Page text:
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Let's have a look at the various software options that are available for the LabJack.
You can find the software options by going to the LabJack website.
In this course and guide, I will be using LabJack's main software application, called Kipling. It is available on macOS, Windows, and Linux.
Kipling is used to interact with the device, either graphically using this dashboard representation of the device or by interacting directly with the registers via the Modbus protocol layer (see below).
These registers are what control all of LabJack functions and store information that relate to the state of its ports. The Dashboard view simply provides a graphical user interface to interact with the registers. The Registers Matrix view allows you to do so directly.
And there's also the Lua script debugger, which you can use to write and manage Lua scripts.
Later in this guide you can find articles where I focus on specific functionalities of Kipling (with a lot more information and demos in the course).
To install Kipling, go to the Download page for the T4 and T7 devices. Select your operating system, download the installation file, and install the application as you would with any other application.
LJLogM and LJStreamM
The LabJack software page for the T-series devices contain two other very useful software applications: LJLogM and LJStreamM.
These applications are specialized to data logging. Your LabJack can stream data via the network or USB to LJLogM or LJStreamM, do some light processing (such as apply a scaling function to the raw data) then store the data in a text file such as a comma delimited file or tab delimited file. Then, you'll be able to use that file and continue with the data processing in an external application like a spreadsheet.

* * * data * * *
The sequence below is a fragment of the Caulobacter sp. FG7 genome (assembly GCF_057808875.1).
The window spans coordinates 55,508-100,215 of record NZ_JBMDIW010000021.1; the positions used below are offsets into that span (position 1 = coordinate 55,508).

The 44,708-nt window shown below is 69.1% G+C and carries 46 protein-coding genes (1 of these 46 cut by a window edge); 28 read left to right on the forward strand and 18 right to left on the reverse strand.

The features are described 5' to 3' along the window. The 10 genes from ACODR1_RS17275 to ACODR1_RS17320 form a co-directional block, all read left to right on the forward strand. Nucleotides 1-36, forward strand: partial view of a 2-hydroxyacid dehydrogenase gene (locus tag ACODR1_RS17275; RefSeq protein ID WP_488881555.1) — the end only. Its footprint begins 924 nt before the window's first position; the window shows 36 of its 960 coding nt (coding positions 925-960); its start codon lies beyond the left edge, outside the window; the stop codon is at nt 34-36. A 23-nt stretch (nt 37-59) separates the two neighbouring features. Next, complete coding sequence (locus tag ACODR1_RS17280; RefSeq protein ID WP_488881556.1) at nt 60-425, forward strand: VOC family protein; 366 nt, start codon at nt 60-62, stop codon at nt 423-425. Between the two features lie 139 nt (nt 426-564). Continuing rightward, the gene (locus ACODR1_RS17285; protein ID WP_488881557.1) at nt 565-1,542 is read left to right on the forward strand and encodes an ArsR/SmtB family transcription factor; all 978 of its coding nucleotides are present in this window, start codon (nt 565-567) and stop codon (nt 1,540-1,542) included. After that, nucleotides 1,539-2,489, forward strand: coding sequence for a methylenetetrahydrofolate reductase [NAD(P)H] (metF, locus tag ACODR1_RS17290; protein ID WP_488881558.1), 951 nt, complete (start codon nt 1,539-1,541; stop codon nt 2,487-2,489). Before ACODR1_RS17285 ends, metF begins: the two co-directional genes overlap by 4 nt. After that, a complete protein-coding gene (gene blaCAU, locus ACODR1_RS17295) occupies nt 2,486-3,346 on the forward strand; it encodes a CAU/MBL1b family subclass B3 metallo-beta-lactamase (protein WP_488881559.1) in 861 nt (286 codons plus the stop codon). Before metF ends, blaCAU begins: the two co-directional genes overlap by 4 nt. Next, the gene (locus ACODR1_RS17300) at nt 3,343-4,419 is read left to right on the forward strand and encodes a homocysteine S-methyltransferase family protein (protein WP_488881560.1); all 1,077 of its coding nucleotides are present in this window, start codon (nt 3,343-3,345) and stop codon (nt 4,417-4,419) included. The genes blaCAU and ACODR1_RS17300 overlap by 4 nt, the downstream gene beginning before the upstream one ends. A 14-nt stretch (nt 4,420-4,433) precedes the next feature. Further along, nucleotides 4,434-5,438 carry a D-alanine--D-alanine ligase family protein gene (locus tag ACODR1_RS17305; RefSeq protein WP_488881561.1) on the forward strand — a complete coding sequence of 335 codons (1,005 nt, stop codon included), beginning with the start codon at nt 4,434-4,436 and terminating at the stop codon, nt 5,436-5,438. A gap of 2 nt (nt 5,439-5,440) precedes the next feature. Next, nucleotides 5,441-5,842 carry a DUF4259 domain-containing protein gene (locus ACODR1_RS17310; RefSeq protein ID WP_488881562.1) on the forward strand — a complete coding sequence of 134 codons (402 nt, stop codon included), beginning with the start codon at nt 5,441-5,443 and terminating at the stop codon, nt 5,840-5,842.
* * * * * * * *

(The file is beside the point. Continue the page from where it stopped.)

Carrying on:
The Kipling installed contains both logging applications, but you can also download them separately:
1. Download LJLogM.
I have recorded several lectures in this course where I demonstrate how to use the more advanced beta version of LJLogM (only available on Windows).
Example Code and Wrappers
Because the LabJack T4 and the T7 are running a Modbus server and able to execute Lua scripts on the hardware, it is possible to interact with the device from a host computer via the Ethernet/Wifi or the USB interface.
LabJack has developed a number of very useful software wrappers that allow you to do that in a wide range of programing languages.
For example, there are wrappers for C/C++, LabVIEW, Python, Node.js, MATLAB, etc. In this course, I have provided lectures where I show you how you can use the Python LJM library and wrappers to allow you to write simple Python scripts that interact with the device via Modbus.
Another "cool" feature of LabJack Python scripts (or scripts written in any other supported language) is that they can interact with on-board Lua scripts. This is a very interesting capability that allows you to programmatically and remotely create onboard Lua LabJack applications using the language that you are more comfortable with, whether it's Python or C++.
There's a wide range of options here and all of them are equivalent in terms of what you can do with them and what kind of applications you can create for LabJack.
In the next lecture, I will introduce you to the LabJack Modbus registers, which consists the core of LabJack T-series device functionality.
"Data Acquisition and Control" series
Learn Data Acquisition and Control with LabJack
With this video course, you will learn how to use the LabJack device to perform data acquisition and control (DaQ) operations.
LabJack was designed to be robust and reliable, to work autonomously in harsh environments for a long period of time, and to have a lot of input/output ports able to connect to a huge range of sensors and actuators.